For the rigging you will need a short Bimini twist knot so that a double line can be formed. Use a metal ring made of stainless steel to follow. Ceramic rings are available but these have been known to break so I stay away from them. The ring will be used for the release clip so that the line doesn’t scrape on the clip.
Next you should use a brightly colored float for tracking the position of the bait. If it is a windy day then use an egg weight to keep the bait in the water. Use a small bead to prevent the sinker jamming with the swivel knot, a high quality ball bearing swivel is recommended.
For the leader go for around 15 feet of 30 to 50 pound test fluorocarbon which you will then knot or crimp to the right sized circle hook. Others will disagree but I knot my connection in the belief that they see the crimp.
The Best Bait To Use:
Good sailfish bait can be ballyhoo, threadfin herring, goggle eyes, blue runners, mullet and Spanish sardines amongst others. Bridle the live bait with a rubber band to a quality circle hook, I use gamakatsu X strong. 30 pound seaguar fluorocarbon leaders are recommended with 16 or 20 pound hi vis main lines, I use Sufix superior.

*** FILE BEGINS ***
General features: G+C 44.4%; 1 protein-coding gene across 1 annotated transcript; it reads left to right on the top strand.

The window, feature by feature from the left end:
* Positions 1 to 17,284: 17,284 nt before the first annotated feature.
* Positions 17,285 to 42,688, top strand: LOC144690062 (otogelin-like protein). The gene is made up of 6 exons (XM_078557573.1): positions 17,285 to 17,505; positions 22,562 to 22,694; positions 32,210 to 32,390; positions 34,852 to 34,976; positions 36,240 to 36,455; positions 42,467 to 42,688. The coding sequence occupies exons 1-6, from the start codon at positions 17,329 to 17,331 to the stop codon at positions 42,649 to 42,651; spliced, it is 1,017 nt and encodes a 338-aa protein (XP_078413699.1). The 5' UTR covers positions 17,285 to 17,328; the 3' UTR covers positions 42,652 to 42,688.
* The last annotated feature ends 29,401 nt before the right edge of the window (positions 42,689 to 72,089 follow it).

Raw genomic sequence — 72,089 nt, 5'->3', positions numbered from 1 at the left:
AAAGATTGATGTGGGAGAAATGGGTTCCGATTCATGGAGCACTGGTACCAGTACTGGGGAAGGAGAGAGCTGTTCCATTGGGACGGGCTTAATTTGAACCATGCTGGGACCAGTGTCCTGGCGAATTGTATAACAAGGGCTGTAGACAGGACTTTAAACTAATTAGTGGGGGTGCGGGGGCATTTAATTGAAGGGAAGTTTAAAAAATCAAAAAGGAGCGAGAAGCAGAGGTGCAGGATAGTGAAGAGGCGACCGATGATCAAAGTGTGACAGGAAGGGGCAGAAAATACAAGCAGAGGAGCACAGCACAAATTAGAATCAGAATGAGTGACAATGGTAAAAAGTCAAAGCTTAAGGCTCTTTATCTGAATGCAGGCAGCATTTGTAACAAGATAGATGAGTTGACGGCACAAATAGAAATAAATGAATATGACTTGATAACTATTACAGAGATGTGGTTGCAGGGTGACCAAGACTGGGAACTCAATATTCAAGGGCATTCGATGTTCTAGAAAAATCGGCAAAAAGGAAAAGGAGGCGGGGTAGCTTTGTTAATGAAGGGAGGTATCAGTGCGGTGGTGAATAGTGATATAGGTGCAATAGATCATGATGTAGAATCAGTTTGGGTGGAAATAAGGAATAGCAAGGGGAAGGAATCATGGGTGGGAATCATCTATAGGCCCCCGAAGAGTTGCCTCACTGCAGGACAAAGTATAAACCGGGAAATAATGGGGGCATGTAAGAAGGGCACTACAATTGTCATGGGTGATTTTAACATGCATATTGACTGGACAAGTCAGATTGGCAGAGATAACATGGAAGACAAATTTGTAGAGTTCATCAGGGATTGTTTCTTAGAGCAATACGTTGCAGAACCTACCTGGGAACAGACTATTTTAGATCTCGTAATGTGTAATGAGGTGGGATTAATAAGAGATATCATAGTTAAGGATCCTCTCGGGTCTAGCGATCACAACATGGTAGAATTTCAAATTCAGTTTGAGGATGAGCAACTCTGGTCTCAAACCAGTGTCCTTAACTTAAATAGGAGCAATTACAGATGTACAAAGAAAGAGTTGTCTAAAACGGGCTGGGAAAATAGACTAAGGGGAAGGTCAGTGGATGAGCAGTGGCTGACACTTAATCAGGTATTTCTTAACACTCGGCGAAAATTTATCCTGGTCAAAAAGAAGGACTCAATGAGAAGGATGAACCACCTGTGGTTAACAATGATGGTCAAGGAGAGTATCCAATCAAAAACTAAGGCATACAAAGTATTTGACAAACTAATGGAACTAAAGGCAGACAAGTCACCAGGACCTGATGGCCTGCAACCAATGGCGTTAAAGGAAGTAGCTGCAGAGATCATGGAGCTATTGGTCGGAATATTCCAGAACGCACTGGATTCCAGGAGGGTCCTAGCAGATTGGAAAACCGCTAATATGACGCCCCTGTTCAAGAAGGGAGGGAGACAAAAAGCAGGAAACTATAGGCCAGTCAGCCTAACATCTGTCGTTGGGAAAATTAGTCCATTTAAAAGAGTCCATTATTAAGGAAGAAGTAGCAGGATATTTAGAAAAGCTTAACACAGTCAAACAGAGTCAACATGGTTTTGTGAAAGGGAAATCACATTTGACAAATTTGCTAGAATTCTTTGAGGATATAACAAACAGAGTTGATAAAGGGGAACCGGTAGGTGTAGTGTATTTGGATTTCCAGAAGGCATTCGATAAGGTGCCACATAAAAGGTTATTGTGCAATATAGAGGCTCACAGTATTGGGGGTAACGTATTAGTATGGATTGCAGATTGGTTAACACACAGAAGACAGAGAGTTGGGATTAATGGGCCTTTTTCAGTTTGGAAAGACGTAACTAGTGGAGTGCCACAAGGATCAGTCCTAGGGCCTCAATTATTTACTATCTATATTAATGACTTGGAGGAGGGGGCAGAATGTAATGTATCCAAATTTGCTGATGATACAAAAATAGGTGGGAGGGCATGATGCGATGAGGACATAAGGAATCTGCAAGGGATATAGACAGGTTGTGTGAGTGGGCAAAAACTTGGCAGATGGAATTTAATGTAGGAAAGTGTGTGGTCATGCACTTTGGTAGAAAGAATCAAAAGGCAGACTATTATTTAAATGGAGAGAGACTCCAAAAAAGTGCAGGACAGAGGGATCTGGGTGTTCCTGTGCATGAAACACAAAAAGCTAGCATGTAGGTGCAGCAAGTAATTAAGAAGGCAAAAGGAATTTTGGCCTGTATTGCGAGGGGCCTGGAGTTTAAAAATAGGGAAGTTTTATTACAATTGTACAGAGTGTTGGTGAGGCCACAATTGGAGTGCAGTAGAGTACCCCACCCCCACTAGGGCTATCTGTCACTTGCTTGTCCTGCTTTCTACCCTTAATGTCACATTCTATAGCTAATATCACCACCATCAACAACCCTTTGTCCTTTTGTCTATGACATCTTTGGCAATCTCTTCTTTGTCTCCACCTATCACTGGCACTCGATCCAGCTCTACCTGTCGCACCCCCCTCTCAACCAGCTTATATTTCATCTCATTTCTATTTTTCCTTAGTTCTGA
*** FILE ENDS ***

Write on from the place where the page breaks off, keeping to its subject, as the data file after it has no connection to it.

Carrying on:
You can catch your bait fish from various locations in Fort Lauderdale or you can purchase them from professional bait boats and bait & tackle shops.
The Best Times Of The Year To Catch Sailfish in south Florida:
There are opportunities to catch sailfish every day of the year in Fort Lauderdale. November through to February are the best months, as the fish will be in their most concentrated numbers when the weather is cooler. Some sailfish opportunities will exist from March to May. In the Fall you are likely to catch smaller Atlantic Sailfish from three feet to five feet long.
Where Is It Best To Find Sailfish?
You will encounter the vast majority of sailfish within two miles of shore. Sailfish often travel in groups and there is always plenty of opportunities. 90 to 200 feet of water should yield good results and is a good starting point. The best time of day to start fishing is around 3 - 4pm and you will probably experience the best action between 6 – 8 pm in the evening.
Bait And Tackle Shops In Ft Lauderdale:
There are numerous bait and tackle stores in Fort Lauderdale and some of the best are as follows:
Carl’s Bait And Tackle
T and R Tackle Shop
Bigg Mouth Bait And Tackle
Live Bait And Tackle
Anglers Bait And Tackle
Atlantic Bait And Tackle